Research findings Water Immersion- Jan 2020
27 February 2020 / 1 comments

January 2020

Every month, ProCcare extracts the newly published studies on local cryotherapy, water immersion, and whole-body cryotherapy. These studies are the basis of our literature database and form the foundation of our ProCcare method. In each newsletter, we will discuss with our key opinion leaders, two studies that provide exciting insights and show the monthly new published studies.

Study 1: Krueger, M., Costello, J. T., Stenzel, M., Mester, J. & Wahl, P.The physiological effects of daily cold-water immersion on 5-day tournament performance in international standard youth field-hockey players. Eur. J.Appl. Physiol. 120, 295–305 (2020).

Method: Daily CWI for 5-days in a field hockey tournament. CWI consisted of 5 minutes of immersions at 6°C/42°F water.

Primary findings: Daily CWI did not improve match performance, perceptual recovery, or biomarkers of muscle damage and metabolic load.

Our take-home message: DailyCWI has not been the topic of many studies so far, particularly not in real tournaments scenarios that imply high-intensity activities and include young adolescent athletes. Adolescents have lower subcutaneous fat and a larger body surface area to body mass ratio, resulting in quicker heat loss. The findings from this study are different than the findings in another recent study from Leeder and colleagues (2019). Opposite to the findings of the Leeder study, this study from Krueger and colleagues (2020) did not find a significant benefit of CWI on different recovery markers over time. One of the main differences between both studies in the way CWI was applied: 5 minutes in 6°C/42°F compared to 14minutes in 14°C/57°F. Machado and colleagues (2016) performed a systematic review to determine the efficacy of cold-water immersion on the management of muscle soreness compared with the control intervention. Analysis indicated that cold-water immersion with a water temperature of11°C-15°C/52°F-59°F and an immersion duration between 11 and 15 minutes provide the best results, which is in line with the study from Poppendieck and colleagues (2013) who also illustrated greater effect sizes at higher temperatures (see graph)

In fact, the too cold temperature might result in counteractive effects with the positive effects caused by hydrostatic pressure (Versey and colleagues 2013) as the additional vasoconstriction might result in enhanced central metabolism. As stated above, an adolescent will lose heat more quickly, and therefore it is very likely that this counteractive effect is even more pronounced. Additionally, the low temperature might not be liked by the athlete, creating a non-enhancing recovery mind. Studies, therefore, should follow these guidelines to evaluate the effectiveness of CWIproperly. In practice, you should use 11°C-15°C/52°F-59°F as ranges as well.

Published studies January 2020:

1.            Kim, D. A., Lindquist, B. D., Shen, S.H., Wagner, A. M. & Lipman, G. S. A body bag can save your life: a novel method of cold water immersion for heatstroke treatment. Journal of the American College of Emergency Physicians Open n/a,.

2.           PereiraMartins, R. et al. Combined platelet-rich plasma and cold water immersion treatment minimize the damage following a skeletal muscle stretch injury in rats. Platelets 1–13 (2020) doi:10.1080/09537104.2019.1704718.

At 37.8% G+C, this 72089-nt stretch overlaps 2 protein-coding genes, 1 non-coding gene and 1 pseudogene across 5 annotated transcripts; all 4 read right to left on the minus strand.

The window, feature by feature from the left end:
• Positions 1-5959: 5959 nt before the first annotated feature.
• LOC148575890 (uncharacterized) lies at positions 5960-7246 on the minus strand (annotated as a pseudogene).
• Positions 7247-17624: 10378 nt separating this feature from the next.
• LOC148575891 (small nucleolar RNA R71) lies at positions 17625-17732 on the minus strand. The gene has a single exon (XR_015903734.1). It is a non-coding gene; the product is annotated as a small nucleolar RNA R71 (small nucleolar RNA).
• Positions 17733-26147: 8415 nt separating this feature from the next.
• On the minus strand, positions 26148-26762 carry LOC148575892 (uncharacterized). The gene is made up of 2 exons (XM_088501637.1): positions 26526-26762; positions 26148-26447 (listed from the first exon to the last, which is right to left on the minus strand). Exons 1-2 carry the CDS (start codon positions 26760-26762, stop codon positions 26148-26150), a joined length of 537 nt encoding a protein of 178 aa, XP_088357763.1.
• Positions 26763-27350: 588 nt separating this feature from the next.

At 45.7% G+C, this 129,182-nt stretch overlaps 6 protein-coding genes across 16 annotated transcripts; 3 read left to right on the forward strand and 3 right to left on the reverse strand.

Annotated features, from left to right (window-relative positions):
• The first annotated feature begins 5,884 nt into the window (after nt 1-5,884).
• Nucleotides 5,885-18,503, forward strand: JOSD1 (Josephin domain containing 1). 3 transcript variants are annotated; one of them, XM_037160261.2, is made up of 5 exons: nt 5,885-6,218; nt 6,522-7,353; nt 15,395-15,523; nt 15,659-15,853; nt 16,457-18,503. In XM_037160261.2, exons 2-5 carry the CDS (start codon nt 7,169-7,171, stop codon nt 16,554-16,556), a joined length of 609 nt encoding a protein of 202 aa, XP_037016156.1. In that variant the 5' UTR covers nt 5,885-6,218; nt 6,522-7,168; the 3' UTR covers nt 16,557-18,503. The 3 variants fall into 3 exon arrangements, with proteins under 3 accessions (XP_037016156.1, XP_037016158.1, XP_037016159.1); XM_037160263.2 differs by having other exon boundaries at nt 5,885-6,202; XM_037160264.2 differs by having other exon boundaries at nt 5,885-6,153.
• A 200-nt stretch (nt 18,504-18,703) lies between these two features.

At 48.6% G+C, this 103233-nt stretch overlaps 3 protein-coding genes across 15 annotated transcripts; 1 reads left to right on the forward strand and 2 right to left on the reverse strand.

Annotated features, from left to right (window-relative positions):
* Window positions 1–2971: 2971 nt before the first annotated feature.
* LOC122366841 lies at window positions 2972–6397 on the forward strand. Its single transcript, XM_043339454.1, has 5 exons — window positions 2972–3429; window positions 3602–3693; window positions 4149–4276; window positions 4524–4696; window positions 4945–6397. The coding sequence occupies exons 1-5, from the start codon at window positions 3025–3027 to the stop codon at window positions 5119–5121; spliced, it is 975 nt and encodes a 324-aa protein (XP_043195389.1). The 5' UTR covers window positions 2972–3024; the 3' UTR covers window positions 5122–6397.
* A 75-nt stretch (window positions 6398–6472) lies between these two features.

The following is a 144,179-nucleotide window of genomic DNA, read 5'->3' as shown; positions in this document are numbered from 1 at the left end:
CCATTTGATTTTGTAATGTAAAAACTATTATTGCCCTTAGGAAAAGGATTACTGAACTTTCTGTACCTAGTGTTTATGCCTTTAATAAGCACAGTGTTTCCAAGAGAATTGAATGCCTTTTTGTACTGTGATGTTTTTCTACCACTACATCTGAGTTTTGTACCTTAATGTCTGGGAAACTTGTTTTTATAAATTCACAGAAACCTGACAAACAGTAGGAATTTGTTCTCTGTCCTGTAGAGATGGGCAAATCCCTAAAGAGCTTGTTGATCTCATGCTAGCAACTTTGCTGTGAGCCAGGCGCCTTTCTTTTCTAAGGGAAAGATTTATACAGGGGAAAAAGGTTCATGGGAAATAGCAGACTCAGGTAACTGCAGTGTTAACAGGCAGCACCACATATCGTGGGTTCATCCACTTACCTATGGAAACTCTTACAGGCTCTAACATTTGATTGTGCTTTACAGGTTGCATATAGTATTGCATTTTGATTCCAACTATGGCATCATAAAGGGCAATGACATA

3.           Connor,J., Shelley, A. & Egan, B. Comparison of hot water immersion at 37.8°C with or without salt for rapid weight loss in mixed martial arts athletes. J Sports Sci 1–5 (2020) doi:10.1080/02640414.2020.1721231.

4.           Wasserman, D. D. & Healy, M. Cooling Techniques For Hyperthermia. in StatPearls (StatPearls Publishing, 2020).

5.           Duñabeitia,I. et al. Effects of Massage and Cold Water Immersion After an exhaustive Run on Running Economy and Biomechanics: A Randomized controlled trial. The Journal of Strength & Conditioning Research Publish Ahead of Print, (2020).

6.           Douma, M. J. et al. First aid cooling techniques for heat stroke and exertional hyperthermia: A systematic review and meta-analysis. Resuscitation148, 173–190 (2020).

7.           Magalhães, F. de C. et al. High-intensity interval training followed by postexercise cold-water immersion does not alter angiogenic circulating cells but increases circulating endothelial cells. Appl Physiol Nutr Metab 45,101–111 (2020).

8.           Doeringer,J. R., Colas, M. & Khan, I. Post-exercise cooling modified muscle performance and soreness perception. Translational Sports Medicine n/a,.2020.

9.           Dalleck,L. C., Byrd, B. R., Specht, J. W. & Valenciana, A. K. Post-Exercise PassiveHeating Strategies with Hot Water Immersion and Sauna Suits Improve VO2max, Running Economy, and Lactate Threshold. 10 (2019).

10.         Nédélec, M. [Recovery strategies in elite sport : focus on both quantity and quality of sleep]. Rev Med Liege 75, 49–52 (2020).

11.         Checinska-Maciejewska, Z. et al. Regular cold water swimming during wintertime affects resting hematological parameters and serum erythropoietin. J.Physiol. Pharmacol. 70, (2019).

12.         Krueger,M., Costello, J. T., Stenzel, M., Mester, J. & Wahl, P. The physiological effects of daily cold-water immersion on 5-day tournament performance in international standard youth field-hockey players. Eur. J. Appl. Physiol.120, 295–305 (2020).

  1. Like!! Really appreciate you sharing this blog post.Really thank you! Keep writing.

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